Snowflake

Snowflake is a relational ANSI SQL data warehouse in the cloud. Due to its unique architecture designed for the cloud, Snowflake offers a data warehouse that is faster, easier to use, and far more flexible than traditional data warehouse

How to connect to Snowflake on Workato

The Snowflake connector uses username and password to authenticate with Snowflake. If your snowflake instance has network policies that restrict access based on IP address, you will need to whitelist Workato IP addresses to successfully create a connection.

Snowflake connection Snowflake connection

Field Description
Connection name Give this SQL Server connection a unique name that identifies which SQL Server instance it is connected to.
Account name

Account name of your Snowflake instance. Additional segments may be needed depending on the cloud platform (AWS or Azure) and the region where your Snowflake instance is hosted.

Account hosted in Full account name
AWS US west workatodemo
AWS US east workatodemo.us-east-1
AWS EU (Frankfurt) workatodemo.eu-central-1
AWS AP (Sydney) workatodemo.ap-southeast-2
Azure West Europe workatodemo.west-europe.azure
Find out more about Snowflake account naming.
Warehouse Name of the warehouse to use for performing all compute for this connection. See Warehouse considerations for more information.
Database Name of the Snowflake database you wish to connect to.
Username Username to connect to Snowflake.
Password Password to connect to Snowflake.
Schema Optional. Name of the schema within the Snowflake database you wish to connect to. Defaults to public.

Working with the Snowflake connector

Warehouse considerations

Snowflake utilizes per-second billing for all compute (loading, transforming and query). Here are some things to consider when setting up a warehouse for a Snowflake connection. There is a 60-second minimum each time a warehouse starts, so there is no advantage of suspending a warehouse within the first 60 seconds of resuming

When choosing the following warehouse properties, consider the frequency and time between queries, the number of concurrent active recipes and complexity of each query.

Warehouse size

For most use cases, X-Small warehouse is sufficient. A larger warehouse has more servers and does more work proportional to the per-second cost. This means that a larger warehouse will complete a query faster while consuming the same number of credits.

If your use case involves long and complex queries it is recommended to use a larger warehouse to prevent timeouts.

Multi-cluster warehouses

A multi-cluster warehouse with auto-scale enabled is able to create multiple warehouses (of the same size) to meet temporary load fluctuation.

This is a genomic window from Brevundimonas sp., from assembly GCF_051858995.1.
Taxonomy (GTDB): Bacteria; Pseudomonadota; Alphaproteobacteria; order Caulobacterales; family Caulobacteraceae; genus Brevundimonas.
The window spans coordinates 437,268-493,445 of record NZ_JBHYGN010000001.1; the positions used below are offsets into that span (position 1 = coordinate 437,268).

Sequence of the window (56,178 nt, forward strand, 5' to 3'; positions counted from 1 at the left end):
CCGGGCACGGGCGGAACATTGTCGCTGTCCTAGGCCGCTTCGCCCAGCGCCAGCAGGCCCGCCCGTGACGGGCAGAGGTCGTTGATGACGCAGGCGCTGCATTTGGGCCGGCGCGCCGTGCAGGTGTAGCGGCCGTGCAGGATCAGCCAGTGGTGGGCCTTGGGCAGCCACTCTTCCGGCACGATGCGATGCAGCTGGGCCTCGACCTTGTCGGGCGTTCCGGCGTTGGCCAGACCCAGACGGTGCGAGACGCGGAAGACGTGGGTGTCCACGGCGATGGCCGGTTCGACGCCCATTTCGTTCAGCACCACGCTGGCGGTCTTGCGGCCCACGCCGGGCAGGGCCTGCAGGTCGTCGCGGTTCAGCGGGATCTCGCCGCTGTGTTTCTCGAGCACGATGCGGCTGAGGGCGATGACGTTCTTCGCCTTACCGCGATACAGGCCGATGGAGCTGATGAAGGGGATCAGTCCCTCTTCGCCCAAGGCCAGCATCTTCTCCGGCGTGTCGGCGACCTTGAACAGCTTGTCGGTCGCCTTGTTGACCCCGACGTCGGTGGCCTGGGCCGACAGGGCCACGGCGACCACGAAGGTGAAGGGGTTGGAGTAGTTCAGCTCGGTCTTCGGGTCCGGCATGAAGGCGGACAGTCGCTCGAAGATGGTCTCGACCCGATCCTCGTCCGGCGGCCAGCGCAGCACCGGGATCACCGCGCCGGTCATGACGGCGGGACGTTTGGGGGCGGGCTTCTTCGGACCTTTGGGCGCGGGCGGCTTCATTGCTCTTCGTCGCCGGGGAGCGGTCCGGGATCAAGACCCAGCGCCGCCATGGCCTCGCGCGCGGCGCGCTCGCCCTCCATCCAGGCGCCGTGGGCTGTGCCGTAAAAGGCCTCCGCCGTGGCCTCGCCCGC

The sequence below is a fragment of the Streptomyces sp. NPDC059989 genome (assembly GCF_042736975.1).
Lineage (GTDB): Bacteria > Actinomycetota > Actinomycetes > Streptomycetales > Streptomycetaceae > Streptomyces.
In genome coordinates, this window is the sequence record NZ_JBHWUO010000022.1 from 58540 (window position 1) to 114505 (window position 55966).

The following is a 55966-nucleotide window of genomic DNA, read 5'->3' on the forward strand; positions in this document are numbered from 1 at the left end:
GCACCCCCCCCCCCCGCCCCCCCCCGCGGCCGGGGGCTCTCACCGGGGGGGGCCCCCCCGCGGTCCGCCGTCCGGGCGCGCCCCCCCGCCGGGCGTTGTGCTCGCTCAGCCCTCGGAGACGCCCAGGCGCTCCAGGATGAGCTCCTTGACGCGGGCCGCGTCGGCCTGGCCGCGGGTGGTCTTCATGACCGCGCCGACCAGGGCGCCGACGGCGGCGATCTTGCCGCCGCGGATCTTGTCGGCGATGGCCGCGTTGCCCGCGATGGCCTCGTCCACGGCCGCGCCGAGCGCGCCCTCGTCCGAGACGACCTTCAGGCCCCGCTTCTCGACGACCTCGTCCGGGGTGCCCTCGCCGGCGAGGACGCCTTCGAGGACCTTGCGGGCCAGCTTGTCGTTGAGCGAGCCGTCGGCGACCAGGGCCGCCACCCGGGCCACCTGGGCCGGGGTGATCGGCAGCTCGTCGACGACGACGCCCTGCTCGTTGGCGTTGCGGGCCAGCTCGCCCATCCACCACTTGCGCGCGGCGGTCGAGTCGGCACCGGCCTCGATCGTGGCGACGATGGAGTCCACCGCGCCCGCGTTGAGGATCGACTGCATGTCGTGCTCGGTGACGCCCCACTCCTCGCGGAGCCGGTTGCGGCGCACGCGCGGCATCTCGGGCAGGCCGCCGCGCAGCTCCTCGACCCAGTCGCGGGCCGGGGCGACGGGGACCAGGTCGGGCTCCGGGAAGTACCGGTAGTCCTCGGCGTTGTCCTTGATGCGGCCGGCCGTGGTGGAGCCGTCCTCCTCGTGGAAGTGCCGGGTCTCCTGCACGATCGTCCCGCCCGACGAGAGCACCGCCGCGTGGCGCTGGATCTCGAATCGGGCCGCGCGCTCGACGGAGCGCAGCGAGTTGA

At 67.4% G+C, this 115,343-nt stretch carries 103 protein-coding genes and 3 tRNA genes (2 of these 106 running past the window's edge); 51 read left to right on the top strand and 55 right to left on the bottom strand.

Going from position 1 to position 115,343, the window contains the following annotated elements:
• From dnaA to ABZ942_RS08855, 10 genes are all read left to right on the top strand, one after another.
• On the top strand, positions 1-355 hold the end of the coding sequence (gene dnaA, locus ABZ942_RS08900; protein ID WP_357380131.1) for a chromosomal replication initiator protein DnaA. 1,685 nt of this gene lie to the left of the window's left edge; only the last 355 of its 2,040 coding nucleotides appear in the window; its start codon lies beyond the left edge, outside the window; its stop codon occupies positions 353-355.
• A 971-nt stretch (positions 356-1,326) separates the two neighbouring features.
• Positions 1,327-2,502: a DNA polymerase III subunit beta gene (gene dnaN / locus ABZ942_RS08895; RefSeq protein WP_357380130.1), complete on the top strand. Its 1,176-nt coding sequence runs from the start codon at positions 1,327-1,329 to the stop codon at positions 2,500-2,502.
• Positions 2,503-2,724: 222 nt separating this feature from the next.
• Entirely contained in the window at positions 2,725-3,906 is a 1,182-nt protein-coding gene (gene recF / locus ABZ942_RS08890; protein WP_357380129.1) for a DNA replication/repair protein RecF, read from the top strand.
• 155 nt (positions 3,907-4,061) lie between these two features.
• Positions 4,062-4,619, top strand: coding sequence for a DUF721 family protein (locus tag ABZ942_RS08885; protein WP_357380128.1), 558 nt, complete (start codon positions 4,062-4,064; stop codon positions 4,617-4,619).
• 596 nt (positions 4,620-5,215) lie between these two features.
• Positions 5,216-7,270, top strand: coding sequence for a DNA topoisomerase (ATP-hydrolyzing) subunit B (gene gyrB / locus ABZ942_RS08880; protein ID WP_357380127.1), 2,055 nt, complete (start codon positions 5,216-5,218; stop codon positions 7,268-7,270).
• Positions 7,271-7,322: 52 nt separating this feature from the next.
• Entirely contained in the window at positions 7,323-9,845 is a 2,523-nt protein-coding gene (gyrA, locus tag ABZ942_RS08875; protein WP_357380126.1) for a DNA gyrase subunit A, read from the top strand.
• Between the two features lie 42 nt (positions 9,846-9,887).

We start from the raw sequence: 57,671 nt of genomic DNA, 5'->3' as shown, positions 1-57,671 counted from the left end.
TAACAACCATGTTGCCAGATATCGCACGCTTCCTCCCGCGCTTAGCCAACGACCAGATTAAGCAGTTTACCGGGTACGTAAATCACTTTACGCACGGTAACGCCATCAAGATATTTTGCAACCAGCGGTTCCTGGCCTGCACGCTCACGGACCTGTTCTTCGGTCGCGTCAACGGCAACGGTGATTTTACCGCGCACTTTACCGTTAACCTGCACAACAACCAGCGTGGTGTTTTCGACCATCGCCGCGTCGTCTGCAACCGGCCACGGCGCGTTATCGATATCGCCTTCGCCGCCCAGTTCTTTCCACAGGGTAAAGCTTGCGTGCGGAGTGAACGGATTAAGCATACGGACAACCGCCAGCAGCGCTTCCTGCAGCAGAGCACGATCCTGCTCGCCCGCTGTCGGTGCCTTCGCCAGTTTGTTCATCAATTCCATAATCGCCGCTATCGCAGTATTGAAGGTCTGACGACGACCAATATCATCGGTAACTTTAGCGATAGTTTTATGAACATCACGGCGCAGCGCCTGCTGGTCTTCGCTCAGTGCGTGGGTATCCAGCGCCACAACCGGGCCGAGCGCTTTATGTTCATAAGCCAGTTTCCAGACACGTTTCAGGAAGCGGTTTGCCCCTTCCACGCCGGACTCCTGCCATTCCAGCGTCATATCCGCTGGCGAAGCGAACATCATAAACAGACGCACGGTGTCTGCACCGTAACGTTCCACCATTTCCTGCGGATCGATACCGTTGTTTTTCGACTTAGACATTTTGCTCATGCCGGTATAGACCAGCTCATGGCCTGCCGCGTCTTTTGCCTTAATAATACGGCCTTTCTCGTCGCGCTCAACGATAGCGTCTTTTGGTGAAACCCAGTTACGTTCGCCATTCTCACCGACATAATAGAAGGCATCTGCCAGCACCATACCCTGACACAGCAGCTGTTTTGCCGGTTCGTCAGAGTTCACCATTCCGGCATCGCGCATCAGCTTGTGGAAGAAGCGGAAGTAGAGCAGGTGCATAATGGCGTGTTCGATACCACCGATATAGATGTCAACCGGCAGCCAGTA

Use a multi-cluster warehouse if you expect concurrent jobs or jobs with large queries. Learn more about multi-cluster warehouses.

Auto-suspend and auto-resume

Warehouses used in the connection must have auto-resume enabled. Otherwise, recipe jobs will fail when trying to run on a suspended warehouse.

Warehouses can be configured to auto-suspend after a period of inactivity. This specified period of time depends on your business process.

A running warehouse maintains a cache of table data. This reduces the time taken for subsequent queries if the cached data can be used instead of reading from the table again. A larger warehouse has a larger cache capacity. This cache is dropped when the warehouse is suspended. As a result, performance for initial queries on a warehouse that was auto-resumed will be slower.

Use cases with high frequency and low down time in between queries will benefit from a longer period of time before auto-suspend.

Table and view

The Snowflake connector works with all tables and views available to the username used to establish the connection. These are available in pick lists in each trigger/action, or you can provide the exact name.

Table selection from pick list Select a table/view from pick list

Exact table name provided Provide exact table/view name in a text field

WHERE condition

This input field is used to filter and identify rows to perform an action on. It is used in multiple triggers and actions in the following ways:

  • filter rows to be picked up in triggers
  • filter rows in Select rows action
  • filter rows to be deleted in Delete rows action

This clause will be used as a WHERE statement in each request. This should follow basic SQL syntax.

Simple statements

String values must be enclosed in single quotes ('') and columns used must exist in the table/view.

A simple WHERE condition to filter rows based on values in a single column looks like this.

currency = 'USD'

If used in a Select rows action, this WHERE condition will return all rows that has the value 'USD' in the currency column. Just remember to wrap datapills with single quotes in your inputs.

Using datapills in WHERE condition Using datapills wrapped with single quotes in WHERE condition

Column identifiers with spaces must be enclosed in double quotes (""). For example, currency code must to enclosed in brackets to be used as an identifier.

"currency code" = 'USD'

WHERE condition with enclosed identifier WHERE condition with column identifier enclosed with double quotes

Complex statements

Your WHERE condition can also contain subqueries. The example below selects inactive users from the DISTRIBUTORS table.

ID IN(SELECT DISTRIBUTOR_ID FROM USERS WHERE ACTIVE = FALSE)

When used in a Select rows action, this will select all rows in the DISTRIBUTORS table related to rows in the USERS table that are not active (ACTIVE = FALSE).

Using subquery in WHERE condition Using subquery in WHERE condition

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